Finding Someone

Whether you are interviewing someone in a remote location of the US or even in another country, the same procedures will work. When I started looking for someone on Upwork, I posted my job and waited to see who applied. Then I sorted through those online applicants in the same way you would if they were actual job applications sitting on your desk.

I looked at the skills they had listed to see how closely they matched the job I had to offer. When I had 4 or 5 interested job applicants that I thought might work for me, I emailed each one of them. I had a list of questions specific to my job which was transcription.

They were questions like how long they had been doing this type of work, and how long they estimated it would take them to complete the transcription of one 30-minute video/audio.  You will notice I didn’t ask them about their typing speed. I’m pretty sure the answer would have been “I am very fast”.

I have a different procedure today.  I have found over time, that when you list a specific skill set, everyone suddenly has those exact skills.  Now I look for someone specifically on Upwork that has listed the skills I’m looking for in their online resume. Then I will move forward with the interview process. I have found this works much better for me.


Narrowing Down the Applicants

I asked each one of the applicants how long it would take them to transcribe a 30-minute video. One gal’s answer was 3 ½ to 4 hours. OK; that was way too long for a 30-minute video.  One told me about 2 hours which was also too long.  Next I got 2 people that said they should be able to transcribe a 30-minute video in approximately the same length of time or around 30 minutes.

That was the answer I was looking for!


The Next Stepvirtual assistants

I went back at this time and looked at their “resumes” again, and I also sent each one an email saying I would like to do a “Skype Interview”.  Doing the Skype interview made my decision much easier. One of the people I was most interested in had indicated that she worked just over 2000 hours for one person the previous year. (Hours worked is actually tracked by Upwork on their site). This was ultimately the person I chose in part because of her ongoing relationship with one employer. She also had a number of other jobs listed she had done for other employers.  All of the reviews on her work were excellent.

One of the biggest reasons I chose her though was due our Skype interview. So what did I learn from this?

Her English was very good. This meant there was a good probability that her transcription skills would also be excellent. She presented herself as an intelligent, very professional, detail oriented person that wanted to do a good job.

She was a good fit for me and my business.  Her skills would give me the opportunity to use her in the future for other types of tasks. I was looking to establish a long term, ongoing relationship with one or more persons over time.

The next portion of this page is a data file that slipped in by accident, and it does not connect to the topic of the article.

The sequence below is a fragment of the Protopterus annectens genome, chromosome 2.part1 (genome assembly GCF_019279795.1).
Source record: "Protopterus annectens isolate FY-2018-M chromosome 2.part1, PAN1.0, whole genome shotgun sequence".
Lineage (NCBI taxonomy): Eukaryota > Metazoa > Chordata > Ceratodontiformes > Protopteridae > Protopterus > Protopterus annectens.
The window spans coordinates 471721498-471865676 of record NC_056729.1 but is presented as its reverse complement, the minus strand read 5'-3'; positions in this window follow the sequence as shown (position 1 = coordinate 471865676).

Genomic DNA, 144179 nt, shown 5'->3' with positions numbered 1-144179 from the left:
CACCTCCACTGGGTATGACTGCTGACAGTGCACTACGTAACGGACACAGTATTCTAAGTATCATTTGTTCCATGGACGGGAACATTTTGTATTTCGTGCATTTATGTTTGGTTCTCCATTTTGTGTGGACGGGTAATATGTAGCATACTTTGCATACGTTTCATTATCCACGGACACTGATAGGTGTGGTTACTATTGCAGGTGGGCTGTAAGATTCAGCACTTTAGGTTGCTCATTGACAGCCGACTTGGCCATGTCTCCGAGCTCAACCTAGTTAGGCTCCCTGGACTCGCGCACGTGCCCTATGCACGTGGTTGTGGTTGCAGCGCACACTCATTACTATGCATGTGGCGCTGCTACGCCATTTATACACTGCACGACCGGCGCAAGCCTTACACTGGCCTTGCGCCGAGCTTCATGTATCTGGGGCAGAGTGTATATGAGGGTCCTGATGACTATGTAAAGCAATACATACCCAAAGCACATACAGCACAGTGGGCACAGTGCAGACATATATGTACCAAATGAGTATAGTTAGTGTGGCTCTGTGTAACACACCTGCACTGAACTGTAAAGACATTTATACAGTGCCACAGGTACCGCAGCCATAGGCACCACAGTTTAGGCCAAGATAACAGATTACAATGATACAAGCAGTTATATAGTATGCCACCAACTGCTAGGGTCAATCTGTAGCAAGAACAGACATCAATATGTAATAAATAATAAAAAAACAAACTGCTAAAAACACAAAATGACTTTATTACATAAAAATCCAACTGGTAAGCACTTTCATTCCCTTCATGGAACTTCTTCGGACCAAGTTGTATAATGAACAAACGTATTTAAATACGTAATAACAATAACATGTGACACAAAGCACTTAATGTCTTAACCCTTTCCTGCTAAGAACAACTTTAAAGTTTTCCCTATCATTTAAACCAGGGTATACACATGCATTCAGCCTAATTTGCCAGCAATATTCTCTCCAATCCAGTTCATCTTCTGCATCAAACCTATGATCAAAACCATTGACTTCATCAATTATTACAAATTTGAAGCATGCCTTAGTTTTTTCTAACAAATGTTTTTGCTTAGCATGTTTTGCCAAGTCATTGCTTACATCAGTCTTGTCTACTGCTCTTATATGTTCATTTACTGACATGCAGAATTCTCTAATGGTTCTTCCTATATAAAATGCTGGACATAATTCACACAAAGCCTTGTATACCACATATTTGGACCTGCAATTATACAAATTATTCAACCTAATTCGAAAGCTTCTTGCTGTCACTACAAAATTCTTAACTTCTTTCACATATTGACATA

Have I Ever Regretted My Hiring Decision?

Never! She was the right person for me and she is still with me after several years.

Here is a tip for you. One other important question for you to ask is your candidate is, “What type of work do you like to do the most”? If they say math and you are looking for an article writer, well … you need to keep looking; at least until you need some bookkeeping done.


Training Your VA

You need to be really thorough when it comes to training virtual assistants. You can’t expect them to do a good job if you don’t have procedures in place for training them.  I like to put together what I call a “task packet”.

What do I include in this online packet of information?

  • An overview of the job I want done
  • Step by step instructions
  • Any login information needed to do the job
  • A screen capture video for further clarification

Some might call this a little bit of overkill, but I have found that it makes this process a whole lot easier for everyone involved. The other things is that when you thoroughly document everything needed to perform the task or project, you have a procedure in place if you should ever need to train someone else down the line.

I use Screencast-o-matic for creating these screencast videos. It’s really easy to use. There is a free version as well as a really affordable paid version if you need to create longer videos. At the time I got it, the paid version was less than $30 for 3 years.


Communicating with Your Virtual Assistant

Once you start working with virtual assistants, it becomes all about making the process easy. Asana and Dropbox are two of my favorite tools. They work together seamlessly. I use Asana to communicate with my virtual assistants, and Dropbox to store files like videos and audios.

The beauty of this is you can now attach files from Dropbox right in Asana. You can also have multiple teams.

Here’s a really cool thing too; it was one of my VA’s originally told me about Asana. It’s a perfect collaboration!


Final Thoughts

If you’re not already outsourcing, change that today.  Pick one thing and as Nike says, “Just do it”.